The bottom line is this:  If a man’s spiritual journey leads him to a unique place, this message from God is no less authentic than the one received by those who’ve been socialized since birth to buy into a set of rules and protocols that get them into heaven in spite of any dastardly thing they’ve done.   Part of the allure of a faith can be the rewards of conformity, as well as the threat of punishment from deviation.  There is nothing more tempting than to know that saying a few simple words can clear my soul of any horrible things I’ve done to others.  There is also nothing more frightening than to hear that my lack of compliance will result in burning in hell for all of eternity.  That, my friends, is a very powerful marketing plan.

Most black folks would not be Christians were it not for how we were raised.  Our mothers took us to church and threatened to beat us if we didn’t go.  Some find that the consequences of living a double life are less painful than the price of questioning your mother’s beliefs.  If you see the world in a unique way, you can be chastised, attacked, preached at and told that you’ve somehow been tainted by education.  Being given a set of beliefs before you were able to think for yourself is not quite the same as an open-minded search that leads you to conclusions that are not impacted by the actions of those around you.  In other words, it is no coincidence that nearly every black person in the south is a Christian, that nearly every person in the middle east is a Muslim and that the vast majority of people in Brazil are Roman Catholic.

When I was set to be married five years ago, I recall some members of my fiance’s church turning their noses up at the wedding.  It didn’t matter that I loved this woman more than anything in the world, or that I treated her like my personal princess.  All that seemed to matter was that I didn’t attend her church or practice her faith.   When I was confronted on this issue, I simply said:  “The love I have for this woman could only have been created by God.  The hatred, disdain and unnecessary condemnation being thrust at us is nothing less than pure evil as far as I’m concerned.”

My point is that if faith is truly a personal spiritual journey, then one man or woman’s spiritual conclusions are no less valid than the ones that have been backed up by social norms, peer pressure, and thousands of years of paperwork.  If I search for God individually and come to my own understanding, this cannot be written off as meaningless or incorrect just because I don’t do what my neighbors are doing.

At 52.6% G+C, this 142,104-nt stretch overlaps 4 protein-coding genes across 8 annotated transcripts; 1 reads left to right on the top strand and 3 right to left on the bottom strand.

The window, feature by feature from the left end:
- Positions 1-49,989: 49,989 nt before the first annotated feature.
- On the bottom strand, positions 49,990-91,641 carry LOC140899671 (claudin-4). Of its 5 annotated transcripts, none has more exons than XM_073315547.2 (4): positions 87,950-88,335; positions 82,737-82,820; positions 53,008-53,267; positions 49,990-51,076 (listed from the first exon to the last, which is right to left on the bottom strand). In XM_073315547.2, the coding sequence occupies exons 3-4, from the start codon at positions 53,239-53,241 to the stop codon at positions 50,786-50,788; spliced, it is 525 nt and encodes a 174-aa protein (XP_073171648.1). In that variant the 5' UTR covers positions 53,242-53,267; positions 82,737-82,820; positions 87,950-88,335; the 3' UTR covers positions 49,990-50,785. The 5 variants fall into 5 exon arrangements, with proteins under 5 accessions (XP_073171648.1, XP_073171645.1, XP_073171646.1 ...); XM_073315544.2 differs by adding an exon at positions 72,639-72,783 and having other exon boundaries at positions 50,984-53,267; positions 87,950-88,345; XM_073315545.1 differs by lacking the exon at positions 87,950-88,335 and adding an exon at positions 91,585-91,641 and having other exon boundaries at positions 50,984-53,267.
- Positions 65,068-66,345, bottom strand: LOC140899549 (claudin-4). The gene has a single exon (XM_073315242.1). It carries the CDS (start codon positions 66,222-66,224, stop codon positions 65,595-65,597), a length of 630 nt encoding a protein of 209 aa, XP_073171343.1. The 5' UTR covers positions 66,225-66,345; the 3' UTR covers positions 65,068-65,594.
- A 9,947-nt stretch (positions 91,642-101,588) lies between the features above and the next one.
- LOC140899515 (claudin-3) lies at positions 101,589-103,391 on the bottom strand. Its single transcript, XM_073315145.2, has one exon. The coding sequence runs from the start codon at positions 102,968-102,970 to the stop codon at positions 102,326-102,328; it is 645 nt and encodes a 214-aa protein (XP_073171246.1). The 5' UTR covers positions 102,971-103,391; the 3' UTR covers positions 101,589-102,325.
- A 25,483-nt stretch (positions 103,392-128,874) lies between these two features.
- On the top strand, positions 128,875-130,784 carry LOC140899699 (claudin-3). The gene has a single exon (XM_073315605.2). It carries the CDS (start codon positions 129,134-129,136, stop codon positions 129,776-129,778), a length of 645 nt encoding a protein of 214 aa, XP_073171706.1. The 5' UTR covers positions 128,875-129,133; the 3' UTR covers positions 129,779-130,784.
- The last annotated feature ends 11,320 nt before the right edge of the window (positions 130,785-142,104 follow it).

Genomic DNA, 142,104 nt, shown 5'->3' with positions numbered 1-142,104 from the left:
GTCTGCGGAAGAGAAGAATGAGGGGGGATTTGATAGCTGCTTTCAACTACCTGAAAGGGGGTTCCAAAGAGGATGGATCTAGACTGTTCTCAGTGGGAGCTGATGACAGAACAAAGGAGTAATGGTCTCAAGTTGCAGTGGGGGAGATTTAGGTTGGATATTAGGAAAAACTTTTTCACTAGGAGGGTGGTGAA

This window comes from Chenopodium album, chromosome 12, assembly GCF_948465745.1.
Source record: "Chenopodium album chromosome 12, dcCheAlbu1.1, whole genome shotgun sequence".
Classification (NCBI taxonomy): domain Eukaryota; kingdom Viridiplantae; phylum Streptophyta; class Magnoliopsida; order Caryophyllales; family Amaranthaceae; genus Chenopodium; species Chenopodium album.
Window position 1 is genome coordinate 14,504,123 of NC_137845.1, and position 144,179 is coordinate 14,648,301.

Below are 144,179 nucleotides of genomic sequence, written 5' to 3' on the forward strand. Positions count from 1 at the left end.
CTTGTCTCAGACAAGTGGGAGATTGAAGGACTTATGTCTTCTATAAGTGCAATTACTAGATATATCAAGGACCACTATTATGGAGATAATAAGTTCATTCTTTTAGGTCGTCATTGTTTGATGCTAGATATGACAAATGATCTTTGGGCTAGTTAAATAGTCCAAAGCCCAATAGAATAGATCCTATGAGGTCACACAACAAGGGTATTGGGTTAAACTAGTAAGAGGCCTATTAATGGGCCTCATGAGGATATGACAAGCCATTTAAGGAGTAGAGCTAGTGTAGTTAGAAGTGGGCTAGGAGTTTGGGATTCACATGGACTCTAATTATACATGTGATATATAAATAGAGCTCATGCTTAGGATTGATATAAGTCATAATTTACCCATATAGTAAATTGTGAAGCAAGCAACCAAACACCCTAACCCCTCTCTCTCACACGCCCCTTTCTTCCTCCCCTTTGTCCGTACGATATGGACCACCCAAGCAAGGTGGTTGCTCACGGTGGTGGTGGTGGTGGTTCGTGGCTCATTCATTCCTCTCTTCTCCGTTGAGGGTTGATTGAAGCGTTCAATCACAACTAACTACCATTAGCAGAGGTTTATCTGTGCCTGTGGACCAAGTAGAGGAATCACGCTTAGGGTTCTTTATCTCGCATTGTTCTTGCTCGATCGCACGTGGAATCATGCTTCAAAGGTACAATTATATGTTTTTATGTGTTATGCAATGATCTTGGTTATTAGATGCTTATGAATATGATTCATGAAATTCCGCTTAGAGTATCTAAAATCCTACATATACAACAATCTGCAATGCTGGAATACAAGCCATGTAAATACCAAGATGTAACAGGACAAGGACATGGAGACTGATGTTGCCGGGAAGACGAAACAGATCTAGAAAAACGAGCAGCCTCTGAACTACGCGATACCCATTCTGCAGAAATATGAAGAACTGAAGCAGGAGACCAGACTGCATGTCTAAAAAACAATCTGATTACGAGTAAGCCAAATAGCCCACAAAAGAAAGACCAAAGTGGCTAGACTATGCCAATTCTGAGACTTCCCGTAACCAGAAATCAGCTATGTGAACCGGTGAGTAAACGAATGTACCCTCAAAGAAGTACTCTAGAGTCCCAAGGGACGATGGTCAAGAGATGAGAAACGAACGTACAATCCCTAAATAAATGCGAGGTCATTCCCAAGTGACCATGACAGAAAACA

Maybe it’s ok for us to rethink how we view religion.   In fact, I believe that it was God who woke me up this morning and told me to write this article.   So, following the orders of the “higher power,” I put on a pair of sweats and a t-shirt, walked into my office and let my spirit do the typing (just like the authors of the bible, right?).  This message is no less authentic, compelling or honest than the messages being heard by Creflo Dollar, Eddie Long or anyone at my daddy’s church.  No one has a monopoly on truth.

Staff Writer; Dr. Boyce Watkins
Dr. Boyce Watkins is the founder of the Your Black World Coalition. For more information, please visit


4 Responses to “Christianity: Your “Get Out of Jail Free” Card…”
  1. Abe says:

    This is part of a text written by Bruce Lee. It concerns martial arts, but i think its wisdom translates to religion, and truth.

    It is conceivable that a long time ago a certain martial artist discovered some partial truth. During his lifetime, the man resisted the temptation to organize this partial truth, although this is a common tendency in a man’s search for security and certainty in life. After his death, his students took “his” hypothesis, “his” postulates and “his” method and turned them into law. Impressive creeds were then invented, solemn reinforcing ceremonies prescribed, rigid philosophy and patterns formulated, and so on, until finally an institution was erected. So what originated as one man’s intuition of some sort of personal fluidity was transformed into solidified, fixed knowledge, complete with organized classified responses presented in a logical order. In so doing, the well-meaning, loyal followers not only made this knowledge a holy shrine but also a tomb in which they buried the founder’s wisdom.